2. Practise the "3 R's" - Reassure children about their safety and the safety of their loved ones. Maintain Routines to provide a sense of predictability for your children. Finally, support your children's development of Reguation by validating their feelings (e.g. "I know this might feel scary") and encourage them to engage in self-regulating activities such as deep breathing, mindfulness (see our mindfulness activities page below) and exercise.
3. Try to keep your children busy and active. When children are bored their levels of worry and disruptive behaviour might increase. Whilst keeping up with your children's home learning is important, engaging in play and joyful activities like art, music, games and outside play can ease anxiety.
4. Develop your children's self-efficacy. This means allowing your child to have some control by playing an active role in helping their families. For example, helping to cook and carry out household chores or even helping their community by making art or letters for older, vulnerable adults.
5. Emotional and behavioral changes in children are to be expected during a pandemic. If you have concerns for you or your child's mental health, seek professional help. See our section on "useful links" in which we have contact numbers of professional teams and agencies who can offer you further support.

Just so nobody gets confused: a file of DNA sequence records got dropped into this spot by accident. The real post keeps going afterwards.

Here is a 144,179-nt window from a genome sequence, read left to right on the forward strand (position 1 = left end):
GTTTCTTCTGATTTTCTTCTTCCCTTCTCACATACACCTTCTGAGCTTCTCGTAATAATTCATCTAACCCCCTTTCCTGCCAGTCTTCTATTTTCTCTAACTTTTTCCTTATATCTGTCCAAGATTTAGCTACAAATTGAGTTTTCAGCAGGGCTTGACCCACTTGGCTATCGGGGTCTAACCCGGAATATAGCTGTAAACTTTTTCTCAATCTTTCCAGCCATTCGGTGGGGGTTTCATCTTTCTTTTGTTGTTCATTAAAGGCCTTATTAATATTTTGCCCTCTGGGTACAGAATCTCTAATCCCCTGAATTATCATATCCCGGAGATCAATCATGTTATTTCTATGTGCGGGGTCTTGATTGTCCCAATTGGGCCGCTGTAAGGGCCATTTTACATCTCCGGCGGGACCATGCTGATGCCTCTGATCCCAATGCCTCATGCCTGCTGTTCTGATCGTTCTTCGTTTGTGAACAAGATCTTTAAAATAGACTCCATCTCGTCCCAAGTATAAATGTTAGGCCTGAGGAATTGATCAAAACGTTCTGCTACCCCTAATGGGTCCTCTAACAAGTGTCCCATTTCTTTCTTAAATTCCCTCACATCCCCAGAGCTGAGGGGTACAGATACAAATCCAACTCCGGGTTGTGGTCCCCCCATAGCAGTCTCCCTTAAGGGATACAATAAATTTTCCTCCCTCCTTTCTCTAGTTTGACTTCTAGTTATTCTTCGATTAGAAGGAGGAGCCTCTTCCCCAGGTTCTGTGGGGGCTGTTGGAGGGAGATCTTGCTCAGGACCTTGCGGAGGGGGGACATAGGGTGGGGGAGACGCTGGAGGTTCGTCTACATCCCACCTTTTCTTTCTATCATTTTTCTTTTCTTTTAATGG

6. Children need to feel safe, secure, and positive about their present and future. Help your child to focus on the positives by creating a journal or diary with your children in which you can record thoughts, feelings or even writing down what we are grateful for.
7. Encourage your child to develop new skills or hobbies at home. Help your child explore their talents and interests. Get involved in activities and encourage your child to work hard to get better.
8. A child who is healthy—both physically and mentally—needs to play. Truthfully, adults need play, too! This is the time to put aside work, household chores and other obligations and focus solely on your children.